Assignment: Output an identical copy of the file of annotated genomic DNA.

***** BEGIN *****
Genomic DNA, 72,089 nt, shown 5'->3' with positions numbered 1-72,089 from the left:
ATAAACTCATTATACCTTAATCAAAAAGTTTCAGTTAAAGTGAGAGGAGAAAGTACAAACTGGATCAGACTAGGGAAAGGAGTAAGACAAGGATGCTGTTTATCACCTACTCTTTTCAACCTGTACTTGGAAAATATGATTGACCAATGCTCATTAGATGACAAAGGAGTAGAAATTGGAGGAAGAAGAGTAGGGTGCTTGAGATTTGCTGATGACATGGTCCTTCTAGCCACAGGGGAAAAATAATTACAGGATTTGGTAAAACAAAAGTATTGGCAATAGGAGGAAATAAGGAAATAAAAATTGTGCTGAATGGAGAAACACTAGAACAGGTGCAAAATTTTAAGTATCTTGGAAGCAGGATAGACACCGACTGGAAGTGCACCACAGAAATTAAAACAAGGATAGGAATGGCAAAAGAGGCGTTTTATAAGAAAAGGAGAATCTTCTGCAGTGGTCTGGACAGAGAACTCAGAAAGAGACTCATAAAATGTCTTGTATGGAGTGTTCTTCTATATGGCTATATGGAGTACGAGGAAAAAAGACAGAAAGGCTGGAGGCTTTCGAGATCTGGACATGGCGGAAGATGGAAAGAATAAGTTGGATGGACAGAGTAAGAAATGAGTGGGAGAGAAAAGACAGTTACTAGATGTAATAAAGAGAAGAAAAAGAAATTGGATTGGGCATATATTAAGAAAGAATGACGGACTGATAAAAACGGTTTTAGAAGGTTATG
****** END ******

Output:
Genomic DNA, 72,089 nt, shown 5'->3' with positions numbered 1-72,089 from the left:
ATAAACTCATTATACCTTAATCAAAAAGTTTCAGTTAAAGTGAGAGGAGAAAGTACAAACTGGATCAGACTAGGGAAAGGAGTAAGACAAGGATGCTGTTTATCACCTACTCTTTTCAACCTGTACTTGGAAAATATGATTGACCAATGCTCATTAGATGACAAAGGAGTAGAAATTGGAGGAAGAAGAGTAGGGTGCTTGAGATTTGCTGATGACATGGTCCTTCTAGCCACAGGGGAAAAATAATTACAGGATTTGGTAAAACAAAAGTATTGGCAATAGGAGGAAATAAGGAAATAAAAATTGTGCTGAATGGAGAAACACTAGAACAGGTGCAAAATTTTAAGTATCTTGGAAGCAGGATAGACACCGACTGGAAGTGCACCACAGAAATTAAAACAAGGATAGGAATGGCAAAAGAGGCGTTTTATAAGAAAAGGAGAATCTTCTGCAGTGGTCTGGACAGAGAACTCAGAAAGAGACTCATAAAATGTCTTGTATGGAGTGTTCTTCTATATGGCTATATGGAGTACGAGGAAAAAAGACAGAAAGGCTGGAGGCTTTCGAGATCTGGACATGGCGGAAGATGGAAAGAATAAGTTGGATGGACAGAGTAAGAAATGAGTGGGAGAGAAAAGACAGTTACTAGATGTAATAAAGAGAAGAAAAAGAAATTGGATTGGGCATATATTAAGAAAGAATGACGGACTGATAAAAACGGTTTTAGAAGGTTATG